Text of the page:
UPDATE: This article was updated on Friday, Dec. 23, 2011 to reflect information on Gary Plass's swearing in ceremony as Healdsburg Mayor.
will be sworn in as Healdsburg's 2012 Mayor at a ceremony Jan. 3 at the first Healdsburg City Council meeting of the year.
Plass and Councilwoman Susan Jones, who will be sworn in as Vice Mayor, will take the oath of office at the meeting starting 6 p.m. at
At the Dec. 19 council meeting where they were named to the posts by their colleagues on council, both Plass and Jones said they were sobered by
"It's going to be a very tough year," Plass said in accepting the new post. "Hopefully we'll also find some fun things to do."
Jones, former Healdsburg Police Chief, shook her head and nodded to current
"I'm just looking at Kevin sitting there, remembering when I used to be in that position," she said, referring to the specter of staff cuts if the city has to trim spending next year. goes toward city police and fire departments.
Plass, a former Healdsburg Police sergeant has a long record of service to the city, according to an article in the Press Democrat.
To read the article, click here.
On Dec. 19, Healdsburg City Council took steps to reconcile the fact that the official 2011-2012 city budget was actually $385,000 more in the red than officially recorded in the computer.
"I don't have authorization to change it without a resolution from you," Healdsburg Finance Director Heather Ippoliti told City Council members during her first quarter budget update.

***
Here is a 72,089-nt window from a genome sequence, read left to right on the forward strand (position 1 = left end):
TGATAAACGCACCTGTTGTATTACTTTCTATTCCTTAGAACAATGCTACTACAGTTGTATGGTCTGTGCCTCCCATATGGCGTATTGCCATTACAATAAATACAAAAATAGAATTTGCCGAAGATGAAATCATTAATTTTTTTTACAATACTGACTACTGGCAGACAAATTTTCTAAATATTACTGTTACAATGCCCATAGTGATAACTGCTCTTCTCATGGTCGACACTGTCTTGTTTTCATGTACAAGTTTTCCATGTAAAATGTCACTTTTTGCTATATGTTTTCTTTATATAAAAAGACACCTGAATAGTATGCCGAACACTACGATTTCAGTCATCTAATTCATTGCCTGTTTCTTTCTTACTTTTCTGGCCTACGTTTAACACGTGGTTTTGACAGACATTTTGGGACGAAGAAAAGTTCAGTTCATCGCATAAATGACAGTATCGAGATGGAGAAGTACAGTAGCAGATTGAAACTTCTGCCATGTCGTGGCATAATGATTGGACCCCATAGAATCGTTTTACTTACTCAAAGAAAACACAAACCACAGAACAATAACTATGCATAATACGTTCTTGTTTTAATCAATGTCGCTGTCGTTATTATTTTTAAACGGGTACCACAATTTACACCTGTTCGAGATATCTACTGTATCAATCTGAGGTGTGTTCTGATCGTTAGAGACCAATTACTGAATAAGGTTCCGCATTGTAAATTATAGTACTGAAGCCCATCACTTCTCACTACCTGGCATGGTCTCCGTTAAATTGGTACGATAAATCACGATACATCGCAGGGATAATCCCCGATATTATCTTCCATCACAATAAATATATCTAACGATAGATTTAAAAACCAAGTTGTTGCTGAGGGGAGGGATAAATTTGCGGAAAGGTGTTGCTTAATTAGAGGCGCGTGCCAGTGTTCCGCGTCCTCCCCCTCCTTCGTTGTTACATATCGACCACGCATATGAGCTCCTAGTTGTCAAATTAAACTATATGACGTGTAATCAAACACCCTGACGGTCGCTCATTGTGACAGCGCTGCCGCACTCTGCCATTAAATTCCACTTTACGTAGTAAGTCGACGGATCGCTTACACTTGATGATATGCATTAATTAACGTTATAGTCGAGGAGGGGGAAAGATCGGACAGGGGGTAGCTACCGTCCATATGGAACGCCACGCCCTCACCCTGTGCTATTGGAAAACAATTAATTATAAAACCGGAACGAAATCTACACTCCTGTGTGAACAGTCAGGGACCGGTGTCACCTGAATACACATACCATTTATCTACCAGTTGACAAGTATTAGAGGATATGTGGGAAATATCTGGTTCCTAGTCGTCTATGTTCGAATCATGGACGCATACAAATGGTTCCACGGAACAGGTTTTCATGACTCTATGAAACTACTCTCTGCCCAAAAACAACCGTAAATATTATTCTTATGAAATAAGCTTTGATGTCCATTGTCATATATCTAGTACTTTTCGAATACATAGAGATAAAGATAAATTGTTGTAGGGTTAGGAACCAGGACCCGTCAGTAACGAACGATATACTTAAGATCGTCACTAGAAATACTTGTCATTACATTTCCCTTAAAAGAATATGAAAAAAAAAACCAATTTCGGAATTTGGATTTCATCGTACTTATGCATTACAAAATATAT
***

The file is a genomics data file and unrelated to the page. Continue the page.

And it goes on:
Council voted unanimously to amend the budget and add the $385,000 to the existing recorded $598,672 budget deficit -- resulting in a new deficit total of $983,672.
"We trying to improve our transparency," City Manager Marjie Pettus explained in supporting Ippoliti's request. "We're trying to get away from giving people a big surprise at the end of the year, and we're trying to improve our reliability and credibility."
Earlier this year, City Council hired a consulting firm to create and administer a tax feasibility survey of city residents. The survey, which is still in the creation process, will assess the feasibility of getting voter approval to either increase the city's sales tax rate or possibly reassign hotel room taxes to fund more city services. Either option would require approval by voters.
On Monday, Ippoliti said the additional $385,000 in deficit was a combination of a loss of $220,000 in sales tax revenue from one major business that left the city and a $140,000 adjustment in tax revenue that was received by Healdsburg from a prior year but which needs to be reimbursed to Sonoma County.
Another $25,000 hit was from monies that had formerly come to the city from state vehicle license fees. That revenue stream was eliminated as part of a step to save state law enforcement grant programs.
"There's no use in beating a dead horse now," said Mayor Tom Chambers, in recommending approval of the budget amendment as requested by Ippoliti. "It's pretty grim."
Other council members said they appreciated the need for real-time numbers, but that the truth was chilling.
"It just kind of hurts," said Councilman Steve Babb. "What are we going to do if we don't get the tax increase (approval from voters)?"
Councilman Jim Wood said he feared that "unfortunately, Plan B is going to be cuts," he said. "The loss of that sales tax revenue really hurts."
Civic leader Ray Holley told the council he thought the budget amendment was a good idea for keeping the officially recorded numbers clear and in sync with actual amounts.
"I'm impressed with the quick and decisive idea of a budget amendment," Holley said. "Otherwise, Heather would have to run parallel books."